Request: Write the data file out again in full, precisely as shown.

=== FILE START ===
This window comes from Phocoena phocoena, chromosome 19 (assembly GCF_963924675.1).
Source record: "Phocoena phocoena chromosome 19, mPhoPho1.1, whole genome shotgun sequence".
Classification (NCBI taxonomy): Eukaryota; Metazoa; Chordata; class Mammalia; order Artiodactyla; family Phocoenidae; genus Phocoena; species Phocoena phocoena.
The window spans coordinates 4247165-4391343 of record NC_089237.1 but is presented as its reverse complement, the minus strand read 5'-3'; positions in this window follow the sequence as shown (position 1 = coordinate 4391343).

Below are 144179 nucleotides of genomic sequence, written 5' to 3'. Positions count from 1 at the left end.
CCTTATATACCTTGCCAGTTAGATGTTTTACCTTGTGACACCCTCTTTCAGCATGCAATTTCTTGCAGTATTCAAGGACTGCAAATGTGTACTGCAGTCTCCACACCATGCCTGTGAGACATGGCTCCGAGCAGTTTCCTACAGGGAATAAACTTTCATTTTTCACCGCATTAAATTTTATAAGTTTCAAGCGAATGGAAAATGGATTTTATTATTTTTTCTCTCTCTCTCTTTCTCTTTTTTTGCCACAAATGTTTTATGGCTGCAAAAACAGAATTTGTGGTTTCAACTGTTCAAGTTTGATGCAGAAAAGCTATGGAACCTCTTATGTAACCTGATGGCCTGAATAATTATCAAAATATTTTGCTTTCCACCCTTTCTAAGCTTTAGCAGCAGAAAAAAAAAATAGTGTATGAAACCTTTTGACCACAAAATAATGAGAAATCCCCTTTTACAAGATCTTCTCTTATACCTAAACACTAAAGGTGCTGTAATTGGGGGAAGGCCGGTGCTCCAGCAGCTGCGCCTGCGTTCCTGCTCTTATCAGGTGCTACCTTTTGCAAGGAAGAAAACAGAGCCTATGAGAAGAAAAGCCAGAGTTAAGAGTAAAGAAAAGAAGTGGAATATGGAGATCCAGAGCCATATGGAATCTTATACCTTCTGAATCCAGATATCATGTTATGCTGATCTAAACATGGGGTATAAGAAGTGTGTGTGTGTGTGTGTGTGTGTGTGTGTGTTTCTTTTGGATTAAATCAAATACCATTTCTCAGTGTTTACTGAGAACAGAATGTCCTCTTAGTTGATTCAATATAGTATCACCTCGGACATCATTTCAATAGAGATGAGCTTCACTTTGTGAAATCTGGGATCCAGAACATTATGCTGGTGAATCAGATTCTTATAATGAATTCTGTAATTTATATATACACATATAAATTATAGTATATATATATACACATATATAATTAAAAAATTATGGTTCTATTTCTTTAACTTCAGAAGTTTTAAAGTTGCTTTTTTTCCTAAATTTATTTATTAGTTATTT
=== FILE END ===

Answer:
This window comes from Phocoena phocoena, chromosome 19 (assembly GCF_963924675.1).
Source record: "Phocoena phocoena chromosome 19, mPhoPho1.1, whole genome shotgun sequence".
Classification (NCBI taxonomy): Eukaryota; Metazoa; Chordata; class Mammalia; order Artiodactyla; family Phocoenidae; genus Phocoena; species Phocoena phocoena.
The window spans coordinates 4247165-4391343 of record NC_089237.1 but is presented as its reverse complement, the minus strand read 5'-3'; positions in this window follow the sequence as shown (position 1 = coordinate 4391343).

Below are 144179 nucleotides of genomic sequence, written 5' to 3'. Positions count from 1 at the left end.
CCTTATATACCTTGCCAGTTAGATGTTTTACCTTGTGACACCCTCTTTCAGCATGCAATTTCTTGCAGTATTCAAGGACTGCAAATGTGTACTGCAGTCTCCACACCATGCCTGTGAGACATGGCTCCGAGCAGTTTCCTACAGGGAATAAACTTTCATTTTTCACCGCATTAAATTTTATAAGTTTCAAGCGAATGGAAAATGGATTTTATTATTTTTTCTCTCTCTCTCTTTCTCTTTTTTTGCCACAAATGTTTTATGGCTGCAAAAACAGAATTTGTGGTTTCAACTGTTCAAGTTTGATGCAGAAAAGCTATGGAACCTCTTATGTAACCTGATGGCCTGAATAATTATCAAAATATTTTGCTTTCCACCCTTTCTAAGCTTTAGCAGCAGAAAAAAAAAATAGTGTATGAAACCTTTTGACCACAAAATAATGAGAAATCCCCTTTTACAAGATCTTCTCTTATACCTAAACACTAAAGGTGCTGTAATTGGGGGAAGGCCGGTGCTCCAGCAGCTGCGCCTGCGTTCCTGCTCTTATCAGGTGCTACCTTTTGCAAGGAAGAAAACAGAGCCTATGAGAAGAAAAGCCAGAGTTAAGAGTAAAGAAAAGAAGTGGAATATGGAGATCCAGAGCCATATGGAATCTTATACCTTCTGAATCCAGATATCATGTTATGCTGATCTAAACATGGGGTATAAGAAGTGTGTGTGTGTGTGTGTGTGTGTGTGTGTGTTTCTTTTGGATTAAATCAAATACCATTTCTCAGTGTTTACTGAGAACAGAATGTCCTCTTAGTTGATTCAATATAGTATCACCTCGGACATCATTTCAATAGAGATGAGCTTCACTTTGTGAAATCTGGGATCCAGAACATTATGCTGGTGAATCAGATTCTTATAATGAATTCTGTAATTTATATATACACATATAAATTATAGTATATATATATACACATATATAATTAAAAAATTATGGTTCTATTTCTTTAACTTCAGAAGTTTTAAAGTTGCTTTTTTTCCTAAATTTATTTATTAGTTATTT